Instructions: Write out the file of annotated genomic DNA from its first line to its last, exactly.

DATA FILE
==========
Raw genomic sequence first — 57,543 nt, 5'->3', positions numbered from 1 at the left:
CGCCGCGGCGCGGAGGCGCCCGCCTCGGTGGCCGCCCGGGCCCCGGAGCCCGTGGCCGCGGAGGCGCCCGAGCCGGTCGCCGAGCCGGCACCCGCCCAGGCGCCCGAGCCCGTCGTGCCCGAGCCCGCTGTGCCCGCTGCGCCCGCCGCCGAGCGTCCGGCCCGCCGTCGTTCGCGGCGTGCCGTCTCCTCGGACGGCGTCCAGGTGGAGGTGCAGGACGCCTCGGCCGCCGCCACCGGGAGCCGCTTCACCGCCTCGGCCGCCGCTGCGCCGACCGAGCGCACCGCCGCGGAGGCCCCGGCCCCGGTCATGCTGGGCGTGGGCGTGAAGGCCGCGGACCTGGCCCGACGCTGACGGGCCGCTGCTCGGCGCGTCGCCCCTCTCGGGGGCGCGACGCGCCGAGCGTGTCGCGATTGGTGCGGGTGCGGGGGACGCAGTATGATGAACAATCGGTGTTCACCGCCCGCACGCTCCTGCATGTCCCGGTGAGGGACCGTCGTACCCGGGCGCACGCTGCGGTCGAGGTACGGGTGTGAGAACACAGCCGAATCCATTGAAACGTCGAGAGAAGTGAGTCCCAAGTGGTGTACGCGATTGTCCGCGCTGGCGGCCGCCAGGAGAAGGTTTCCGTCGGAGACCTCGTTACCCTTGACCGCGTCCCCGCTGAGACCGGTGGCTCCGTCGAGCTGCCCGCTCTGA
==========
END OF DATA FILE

Raw genomic sequence first — 57,543 nt, 5'->3', positions numbered from 1 at the left:
CGCCGCGGCGCGGAGGCGCCCGCCTCGGTGGCCGCCCGGGCCCCGGAGCCCGTGGCCGCGGAGGCGCCCGAGCCGGTCGCCGAGCCGGCACCCGCCCAGGCGCCCGAGCCCGTCGTGCCCGAGCCCGCTGTGCCCGCTGCGCCCGCCGCCGAGCGTCCGGCCCGCCGTCGTTCGCGGCGTGCCGTCTCCTCGGACGGCGTCCAGGTGGAGGTGCAGGACGCCTCGGCCGCCGCCACCGGGAGCCGCTTCACCGCCTCGGCCGCCGCTGCGCCGACCGAGCGCACCGCCGCGGAGGCCCCGGCCCCGGTCATGCTGGGCGTGGGCGTGAAGGCCGCGGACCTGGCCCGACGCTGACGGGCCGCTGCTCGGCGCGTCGCCCCTCTCGGGGGCGCGACGCGCCGAGCGTGTCGCGATTGGTGCGGGTGCGGGGGACGCAGTATGATGAACAATCGGTGTTCACCGCCCGCACGCTCCTGCATGTCCCGGTGAGGGACCGTCGTACCCGGGCGCACGCTGCGGTCGAGGTACGGGTGTGAGAACACAGCCGAATCCATTGAAACGTCGAGAGAAGTGAGTCCCAAGTGGTGTACGCGATTGTCCGCGCTGGCGGCCGCCAGGAGAAGGTTTCCGTCGGAGACCTCGTTACCCTTGACCGCGTCCCCGCTGAGACCGGTGGCTCCGTCGAGCTGCCCGCTCTGA